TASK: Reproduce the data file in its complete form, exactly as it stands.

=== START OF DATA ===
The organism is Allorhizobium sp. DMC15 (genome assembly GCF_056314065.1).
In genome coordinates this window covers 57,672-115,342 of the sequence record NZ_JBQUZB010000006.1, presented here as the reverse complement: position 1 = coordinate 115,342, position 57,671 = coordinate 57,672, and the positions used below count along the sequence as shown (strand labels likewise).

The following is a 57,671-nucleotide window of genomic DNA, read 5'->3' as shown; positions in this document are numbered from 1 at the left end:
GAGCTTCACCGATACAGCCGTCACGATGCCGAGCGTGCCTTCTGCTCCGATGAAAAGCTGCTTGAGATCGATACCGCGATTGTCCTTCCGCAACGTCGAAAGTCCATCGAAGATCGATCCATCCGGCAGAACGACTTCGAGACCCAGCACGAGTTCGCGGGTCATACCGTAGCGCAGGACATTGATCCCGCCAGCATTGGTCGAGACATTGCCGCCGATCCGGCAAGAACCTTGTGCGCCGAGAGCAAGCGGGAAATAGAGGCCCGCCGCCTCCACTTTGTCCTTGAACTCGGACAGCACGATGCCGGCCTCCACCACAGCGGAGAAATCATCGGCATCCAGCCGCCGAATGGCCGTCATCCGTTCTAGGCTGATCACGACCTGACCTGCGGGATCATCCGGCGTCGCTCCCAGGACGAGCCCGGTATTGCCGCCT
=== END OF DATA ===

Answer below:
The organism is Allorhizobium sp. DMC15 (genome assembly GCF_056314065.1).
In genome coordinates this window covers 57,672-115,342 of the sequence record NZ_JBQUZB010000006.1, presented here as the reverse complement: position 1 = coordinate 115,342, position 57,671 = coordinate 57,672, and the positions used below count along the sequence as shown (strand labels likewise).

The following is a 57,671-nucleotide window of genomic DNA, read 5'->3' as shown; positions in this document are numbered from 1 at the left end:
GAGCTTCACCGATACAGCCGTCACGATGCCGAGCGTGCCTTCTGCTCCGATGAAAAGCTGCTTGAGATCGATACCGCGATTGTCCTTCCGCAACGTCGAAAGTCCATCGAAGATCGATCCATCCGGCAGAACGACTTCGAGACCCAGCACGAGTTCGCGGGTCATACCGTAGCGCAGGACATTGATCCCGCCAGCATTGGTCGAGACATTGCCGCCGATCCGGCAAGAACCTTGTGCGCCGAGAGCAAGCGGGAAATAGAGGCCCGCCGCCTCCACTTTGTCCTTGAACTCGGACAGCACGATGCCGGCCTCCACCACAGCGGAGAAATCATCGGCATCCAGCCGCCGAATGGCCGTCATCCGTTCTAGGCTGATCACGACCTGACCTGCGGGATCATCCGGCGTCGCTCCCAGGACGAGCCCGGTATTGCCGCCT